Uri Sands and Toni Pierce-Sands bring together a wide array of dancers, genres and messages

by Steven Snyder

Dance is usually about the quest for precision and uniformity, for an exact interpretation of an artistic vision.

But this weekend, another vision takes the Twin Cities by storm – a work that embraces dancers of different backgrounds and different styles, encouraging instead a collaboration of diversity and distinction.

It is presented by TU dance, the area’s newest dance company, founded by acclaimed choreographer Uri Sands and his wife, dancer and University instructor Toni Pierce-Sands.

Labeled simply as their opening concert, the event marks the culmination of TU Dance’s Space TU Embrace project that started two years ago. Its goal: To celebrate a diverse variety of dancers, incorporating their varied techniques and styles in a collection of similarly diverse dance pieces.

Sands said the first step in the project, completed last year, sought to identify interest in the Twin Cities arts community for such a dance company.

“Space TU Embrace was initially done just to assess the community and see if it was ready to provide opportunities for these phenomenal artists to work during the time that was normally a layoff,” he said.

With most dance companies currently between seasons, Sands and Pierce-Sands seized the opportunity to invite artists from across the country to the Twin Cities, bringing them together for an unlikely fusion of talent and style.

“They’re brilliant and confident and open to what else they can learn, whether it be from their work or other dancers,” Pierce-Sands said.

Sands and Pierce-Sands met each other, and some of these artists, through the renowned Alvin Ailey American Dance Theater.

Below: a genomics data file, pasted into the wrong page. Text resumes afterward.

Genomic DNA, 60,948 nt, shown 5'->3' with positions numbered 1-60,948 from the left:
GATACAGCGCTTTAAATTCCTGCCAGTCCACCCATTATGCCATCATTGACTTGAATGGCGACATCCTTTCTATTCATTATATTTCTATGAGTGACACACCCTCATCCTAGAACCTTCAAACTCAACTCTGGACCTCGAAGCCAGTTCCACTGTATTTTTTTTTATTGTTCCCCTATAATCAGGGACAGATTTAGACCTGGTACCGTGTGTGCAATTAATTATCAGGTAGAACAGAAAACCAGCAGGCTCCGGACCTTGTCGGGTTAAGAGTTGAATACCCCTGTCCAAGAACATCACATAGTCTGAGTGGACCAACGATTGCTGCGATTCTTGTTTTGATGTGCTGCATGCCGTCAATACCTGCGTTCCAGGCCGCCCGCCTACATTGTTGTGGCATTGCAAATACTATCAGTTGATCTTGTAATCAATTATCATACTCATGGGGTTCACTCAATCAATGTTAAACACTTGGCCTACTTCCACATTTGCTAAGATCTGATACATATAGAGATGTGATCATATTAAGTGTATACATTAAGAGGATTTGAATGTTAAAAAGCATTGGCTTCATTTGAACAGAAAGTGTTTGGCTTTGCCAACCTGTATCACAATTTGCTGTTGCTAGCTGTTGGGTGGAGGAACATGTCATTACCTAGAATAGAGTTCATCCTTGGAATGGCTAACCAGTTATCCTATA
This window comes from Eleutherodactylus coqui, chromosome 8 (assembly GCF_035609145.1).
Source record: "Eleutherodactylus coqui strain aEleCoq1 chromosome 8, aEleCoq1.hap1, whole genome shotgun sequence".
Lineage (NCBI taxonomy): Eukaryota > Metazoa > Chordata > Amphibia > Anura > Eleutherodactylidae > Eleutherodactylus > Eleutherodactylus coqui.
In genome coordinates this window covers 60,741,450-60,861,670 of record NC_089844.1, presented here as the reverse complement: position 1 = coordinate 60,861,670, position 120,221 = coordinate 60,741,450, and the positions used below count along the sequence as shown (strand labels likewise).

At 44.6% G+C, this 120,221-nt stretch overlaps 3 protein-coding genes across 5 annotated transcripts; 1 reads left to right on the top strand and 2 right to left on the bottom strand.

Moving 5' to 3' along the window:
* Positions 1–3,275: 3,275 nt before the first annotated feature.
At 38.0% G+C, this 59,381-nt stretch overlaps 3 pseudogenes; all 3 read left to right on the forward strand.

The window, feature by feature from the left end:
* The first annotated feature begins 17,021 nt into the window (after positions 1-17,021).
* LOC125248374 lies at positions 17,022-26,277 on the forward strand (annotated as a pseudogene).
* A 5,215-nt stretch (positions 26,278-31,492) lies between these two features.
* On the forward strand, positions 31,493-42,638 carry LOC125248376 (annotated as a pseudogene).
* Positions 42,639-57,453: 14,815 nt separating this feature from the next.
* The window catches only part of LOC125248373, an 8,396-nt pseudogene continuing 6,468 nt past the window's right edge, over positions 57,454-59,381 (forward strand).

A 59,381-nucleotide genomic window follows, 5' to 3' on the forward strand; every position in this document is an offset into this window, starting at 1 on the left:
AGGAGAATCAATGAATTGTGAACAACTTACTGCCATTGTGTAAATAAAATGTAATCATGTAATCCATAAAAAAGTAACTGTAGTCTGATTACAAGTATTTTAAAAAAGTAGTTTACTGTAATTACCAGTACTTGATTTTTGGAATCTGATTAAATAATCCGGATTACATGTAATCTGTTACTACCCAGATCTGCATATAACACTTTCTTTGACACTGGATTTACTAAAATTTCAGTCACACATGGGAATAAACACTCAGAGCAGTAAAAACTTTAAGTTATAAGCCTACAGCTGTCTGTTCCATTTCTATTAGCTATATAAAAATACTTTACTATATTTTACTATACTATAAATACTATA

With a diverse group of dancers, from those specializing in jazz techniques to those focusing on classical and modern styles, Sands said this debut concert features four Minnesota premieres of his work and two world premieres.

One notable piece deals with the “tones” of a lake – both the tone of the water’s surface and the shifting skin tones surrounding a northern Minnesota lake during the time of integration.

The concert opens with a work introducing not only the evening but the company itself. Alternating in intensity, dance styles, formations and genres, this first piece is both a preview and celebration of what’s to come.

At a recent rehearsal, this mix of diverse talent and choreography felt organic and alive, as if anything might – and likely will – happen.

And both Sands and Pierce-Sands said they want this collaboration to go beyond the stage.

“What we’re trying to do here is create this dance company and then also this dance school,” Sands said. “And provide opportunities for audience members, for aspiring artists (and) for students to experience dance and to view dance and their own lives in a different way through the eyes of this art form.”

Pierce-Sands said she doesn’t care about the risks inherent to starting a new company.

“The risk factor and all that stuff exists but we have nothing to lose. We only have to gain or share, and if it doesn’t work then we move on,” she said.